Tuesday we drove to Bardstown but continued driving south and visited Gethsemane Abbey, Bishop Flaget Log House & St. Thomas Church and Knob Creek Farm. We were surprised at the number of religious communities and related sites in the area.
The Abbey is on gorgeous grounds with beautiful buildings. We watched a movie about the monastic lifestyle of the monks here and then visited the gift shop. We were invited to visit the church for the 2:15 pm call to prayer. The monks pray 7 times a day starting at 3:15 am and ending at 7:30 pm plus they attend Mass each day.
As we approached the church the signs said silence was required.
There was a small chapel at the back of the church with the benches in the church on the sides facing each other, not the front of the church.
We were given prayer books and we followed along. It only lasted 15 minutes. Other than the prayers or hymns there was absolute silence until you walked back to the grounds and away from the church.
Our next stop was at a farm house built in 1795, bequeathed to Bishop Joseph Flaget who founded St. Thomas Church in 1812.
At that time Bardstown was one of six dioceses and it went from the southern border of Tennessee to Lake Superior, east to include the states of Ohio, Kentucky and Tennessee and as far west to what is now Iowa. This indicated to me how important Bardstown was at the time.
Our last stop was at Knob Creek Farm where President Lincoln lived as a boy and attended school. While the area was maintained there were no National Park Service people present and the buildings were locked. Our tax dollars NOT at work.
We returned to Bardstown to have dinner at The Talbott Tavern in operation since 1779. They gave us a "history of the tavern" sheet and a few things popped out at me.
The Bardstown Mustangs assembled at the tavern in 1830 to leave to fight in the war of Texas Independence. They all perished at Goliad where the Mexicans massacred everyone despite their surrender. Only one man from Bardstown, J. C. Duvall, made it out alive.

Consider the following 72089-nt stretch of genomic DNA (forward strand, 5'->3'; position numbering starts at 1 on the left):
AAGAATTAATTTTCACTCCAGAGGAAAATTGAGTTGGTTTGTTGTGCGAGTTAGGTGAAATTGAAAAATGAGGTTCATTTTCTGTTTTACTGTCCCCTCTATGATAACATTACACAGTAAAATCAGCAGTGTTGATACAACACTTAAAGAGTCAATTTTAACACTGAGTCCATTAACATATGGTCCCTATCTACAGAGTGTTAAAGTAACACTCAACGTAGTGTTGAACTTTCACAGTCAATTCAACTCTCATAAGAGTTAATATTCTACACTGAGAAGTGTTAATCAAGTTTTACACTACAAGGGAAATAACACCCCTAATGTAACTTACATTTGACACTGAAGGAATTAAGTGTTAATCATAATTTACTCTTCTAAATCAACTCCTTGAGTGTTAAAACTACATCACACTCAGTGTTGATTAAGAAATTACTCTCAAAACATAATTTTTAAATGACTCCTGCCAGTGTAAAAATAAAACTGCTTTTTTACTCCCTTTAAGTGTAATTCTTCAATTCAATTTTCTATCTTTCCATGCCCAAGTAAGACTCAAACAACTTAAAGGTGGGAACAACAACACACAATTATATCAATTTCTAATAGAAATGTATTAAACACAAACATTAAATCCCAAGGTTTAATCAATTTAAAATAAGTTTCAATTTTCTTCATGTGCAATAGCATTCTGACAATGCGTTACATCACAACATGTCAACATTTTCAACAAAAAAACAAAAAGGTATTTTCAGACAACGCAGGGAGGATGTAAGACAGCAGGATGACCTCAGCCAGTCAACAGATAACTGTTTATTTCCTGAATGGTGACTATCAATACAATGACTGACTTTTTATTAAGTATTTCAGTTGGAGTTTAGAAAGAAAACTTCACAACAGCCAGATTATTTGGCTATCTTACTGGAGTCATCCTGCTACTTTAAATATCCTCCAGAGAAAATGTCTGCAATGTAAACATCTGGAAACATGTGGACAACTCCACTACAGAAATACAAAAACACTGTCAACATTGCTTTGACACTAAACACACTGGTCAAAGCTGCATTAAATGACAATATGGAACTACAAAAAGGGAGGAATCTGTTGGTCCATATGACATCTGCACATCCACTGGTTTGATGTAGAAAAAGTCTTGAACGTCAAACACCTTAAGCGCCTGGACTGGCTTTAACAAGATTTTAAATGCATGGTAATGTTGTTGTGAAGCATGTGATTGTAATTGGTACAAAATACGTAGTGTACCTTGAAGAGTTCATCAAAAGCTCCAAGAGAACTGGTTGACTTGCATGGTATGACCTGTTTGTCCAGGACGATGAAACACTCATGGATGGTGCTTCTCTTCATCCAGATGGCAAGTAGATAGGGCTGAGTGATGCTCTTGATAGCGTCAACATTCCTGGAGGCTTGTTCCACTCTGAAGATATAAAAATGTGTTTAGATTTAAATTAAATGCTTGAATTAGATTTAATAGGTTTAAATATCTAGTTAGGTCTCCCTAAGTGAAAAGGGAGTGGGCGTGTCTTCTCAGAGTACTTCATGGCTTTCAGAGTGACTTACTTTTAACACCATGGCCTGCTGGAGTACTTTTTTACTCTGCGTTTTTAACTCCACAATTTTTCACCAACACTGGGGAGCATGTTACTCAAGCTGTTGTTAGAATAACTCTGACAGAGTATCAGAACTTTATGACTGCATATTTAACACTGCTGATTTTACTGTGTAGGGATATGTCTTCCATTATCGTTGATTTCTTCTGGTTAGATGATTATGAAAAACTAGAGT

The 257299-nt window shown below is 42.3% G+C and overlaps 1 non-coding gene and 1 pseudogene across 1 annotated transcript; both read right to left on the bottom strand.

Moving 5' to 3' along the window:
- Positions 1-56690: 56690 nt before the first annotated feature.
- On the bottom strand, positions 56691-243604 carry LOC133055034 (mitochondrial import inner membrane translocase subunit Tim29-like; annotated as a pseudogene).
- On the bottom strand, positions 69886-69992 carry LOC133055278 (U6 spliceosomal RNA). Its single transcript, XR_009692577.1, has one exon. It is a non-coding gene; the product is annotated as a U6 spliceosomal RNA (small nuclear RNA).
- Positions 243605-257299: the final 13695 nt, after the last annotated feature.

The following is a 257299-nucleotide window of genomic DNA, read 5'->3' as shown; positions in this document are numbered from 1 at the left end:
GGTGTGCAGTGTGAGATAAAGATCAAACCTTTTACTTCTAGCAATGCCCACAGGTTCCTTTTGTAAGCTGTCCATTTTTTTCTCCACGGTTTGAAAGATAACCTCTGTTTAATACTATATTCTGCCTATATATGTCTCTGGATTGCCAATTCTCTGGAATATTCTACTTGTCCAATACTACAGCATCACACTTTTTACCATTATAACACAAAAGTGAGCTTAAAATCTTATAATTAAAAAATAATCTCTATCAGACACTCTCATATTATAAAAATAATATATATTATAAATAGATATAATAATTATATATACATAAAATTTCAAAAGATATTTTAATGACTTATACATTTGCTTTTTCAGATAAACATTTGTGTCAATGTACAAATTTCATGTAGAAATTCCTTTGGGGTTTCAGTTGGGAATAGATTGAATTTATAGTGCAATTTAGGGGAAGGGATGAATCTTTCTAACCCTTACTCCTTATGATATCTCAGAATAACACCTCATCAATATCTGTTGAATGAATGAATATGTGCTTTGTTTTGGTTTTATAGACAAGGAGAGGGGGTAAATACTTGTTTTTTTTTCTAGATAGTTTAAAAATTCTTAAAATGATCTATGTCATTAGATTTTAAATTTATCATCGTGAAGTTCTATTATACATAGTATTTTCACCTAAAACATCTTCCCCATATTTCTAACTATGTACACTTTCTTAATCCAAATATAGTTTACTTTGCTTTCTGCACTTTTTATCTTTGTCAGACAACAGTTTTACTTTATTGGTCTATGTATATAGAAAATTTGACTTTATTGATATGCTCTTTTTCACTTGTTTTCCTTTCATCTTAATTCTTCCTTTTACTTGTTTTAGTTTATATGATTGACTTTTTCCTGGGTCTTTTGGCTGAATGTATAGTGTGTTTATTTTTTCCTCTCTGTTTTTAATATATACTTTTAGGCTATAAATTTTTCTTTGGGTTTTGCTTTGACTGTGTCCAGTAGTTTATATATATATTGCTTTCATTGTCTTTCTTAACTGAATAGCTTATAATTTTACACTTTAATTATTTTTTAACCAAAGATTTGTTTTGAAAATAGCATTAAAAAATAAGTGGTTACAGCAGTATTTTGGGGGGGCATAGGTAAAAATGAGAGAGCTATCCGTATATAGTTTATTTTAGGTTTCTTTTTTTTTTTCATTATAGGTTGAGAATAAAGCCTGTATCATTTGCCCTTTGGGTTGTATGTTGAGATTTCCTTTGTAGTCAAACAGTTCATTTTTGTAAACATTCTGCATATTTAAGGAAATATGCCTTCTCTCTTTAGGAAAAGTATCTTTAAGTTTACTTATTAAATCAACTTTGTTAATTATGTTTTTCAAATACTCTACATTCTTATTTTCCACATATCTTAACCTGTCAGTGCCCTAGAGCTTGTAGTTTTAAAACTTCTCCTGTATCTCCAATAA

Peter Grayson, author of The Treaty of San Jacinto which ended the Texas War of Independence, stopped by the tavern on his way to Washington as the Texas Secretary of State. He was killed by bandits when he continued his journey.
Alexander Walters, born to a slave cook in the pantry of the tavern in 1885, became the founder of the NAACP and was the first African American appointed as a foreign minister.
T. D. Beam (brother of Jim Beam), purchased the tavern from the Talbott's in 1916. Tom Moore, Barton distillery, purchased it in 1926.
Since 1968 it has been owned by the Kelley's, great-great grandchildren of John Talbott whose tailor shop close by was robbed by the Jesse James gang in 1875.
After dinner we headed to the fairgrounds for the Balloon Glow. It was so neat to watch that nothing needs to be said beyond the pictures.
Wednesday morning we headed just 50 miles down the road to Cave City. We rode around the little towns after we were settled and stopped by Mammoth Cave State Park to get tickets for tomorrow's cave tour. Our senior pass got us half priced tickets. Woo Hoo!
" A monk is a man who responds with a single focus to the summons of God and daily consecrates himself to the search for God." ~ Abbot Edmund Boyce, O.S.B.